A robot that looks human is actually a humanoid robot having a shape similar to the human body. The structure may have been conceived for certain functions, say for experimental purposes like the study of bipedal locomotion or for interacting with human environments and tools or maybe for other purposes too.
These robots usually have a head, two legs, a torso, and two arms though some of these robots have only part of the body like from the waist up. The heads of humanoid robots are designed to replicate the human facial characters like the mouths and the eyes. Androids are special kinds of humanoids made aesthetically to resemble humans. The latest versions can walk, talk, and express a huge range of emotions just like us. Some can hold conversations while others can remember the last interaction you had with them.
What Are The Functions Of Humanoids?
The humanoids are being used in many different ways like:
Humanoid robots are being used as research tools in various scientific arenas. Researchers study the body structure and behavior (biomechanics) of humans to build the humanoids. This attempt to exactly copy the human body helps them in better understanding.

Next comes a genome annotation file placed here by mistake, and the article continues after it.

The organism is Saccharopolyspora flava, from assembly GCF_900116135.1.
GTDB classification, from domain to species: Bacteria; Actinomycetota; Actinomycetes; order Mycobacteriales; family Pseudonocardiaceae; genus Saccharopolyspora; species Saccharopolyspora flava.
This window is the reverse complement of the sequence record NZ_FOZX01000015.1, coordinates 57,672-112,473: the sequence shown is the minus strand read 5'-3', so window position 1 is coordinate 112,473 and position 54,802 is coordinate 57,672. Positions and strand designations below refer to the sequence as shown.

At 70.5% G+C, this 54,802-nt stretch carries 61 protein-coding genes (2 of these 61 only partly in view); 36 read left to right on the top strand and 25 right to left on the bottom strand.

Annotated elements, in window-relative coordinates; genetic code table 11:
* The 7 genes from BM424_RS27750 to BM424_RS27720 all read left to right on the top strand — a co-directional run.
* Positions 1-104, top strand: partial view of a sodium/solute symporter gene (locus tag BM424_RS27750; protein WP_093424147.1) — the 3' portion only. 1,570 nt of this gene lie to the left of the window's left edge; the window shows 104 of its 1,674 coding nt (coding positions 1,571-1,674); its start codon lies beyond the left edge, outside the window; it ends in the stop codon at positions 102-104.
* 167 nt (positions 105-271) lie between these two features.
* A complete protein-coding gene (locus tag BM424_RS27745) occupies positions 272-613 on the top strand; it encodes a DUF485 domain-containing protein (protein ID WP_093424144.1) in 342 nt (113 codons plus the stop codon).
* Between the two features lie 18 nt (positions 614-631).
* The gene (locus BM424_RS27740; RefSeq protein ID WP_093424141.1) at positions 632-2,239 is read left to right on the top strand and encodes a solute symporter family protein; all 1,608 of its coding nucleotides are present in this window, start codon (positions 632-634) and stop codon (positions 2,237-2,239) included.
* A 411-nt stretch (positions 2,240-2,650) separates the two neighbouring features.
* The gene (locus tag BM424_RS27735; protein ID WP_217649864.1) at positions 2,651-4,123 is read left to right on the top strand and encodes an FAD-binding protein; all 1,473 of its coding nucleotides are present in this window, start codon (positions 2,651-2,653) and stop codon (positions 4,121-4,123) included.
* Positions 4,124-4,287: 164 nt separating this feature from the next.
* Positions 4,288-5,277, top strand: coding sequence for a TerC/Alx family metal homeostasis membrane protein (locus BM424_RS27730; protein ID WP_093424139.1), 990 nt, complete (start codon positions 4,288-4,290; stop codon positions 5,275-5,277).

Human cognition deals with how we learn from sensory information so as to acquire motor and perceptual skills. With this knowledge, computational models of human behavior have been developed and it has advanced with time.
Humanoid research had been started with the aim of building better prosthesis and orthosis for humans. Knowledge has been transferred between the two disciplines. The examples include ankle-foot orthosis, biological realistic forearm and leg prosthesis, powered leg prosthesis for neuromuscularly impaired.
Perform Human Tasks
Humanoids are being developed to perform human tasks like personal assistance to help the elderly, children, and sick with their daily tasks or interactions and do dangerous or dirty jobs. These robots can also be used for certain procedure-based works like automotive manufacturing line workers and reception-desk administrators. As the humanoid robots are able to operate vehicles and equipment and use tools meant for us, theoretically they can do any work that a human can provide they have the required software. But it isn’t very simple!
Humanoids are being used for entertainment. Ursula is one such popular female robot who plays music, sings, speaks, and dances to her audiences at the Universal Studios. Various shows in Disney theme park uses animatronic robots that move, look, and even speak like humans. Though humanoids appear realistic, they do not have cognition or physical autonomy.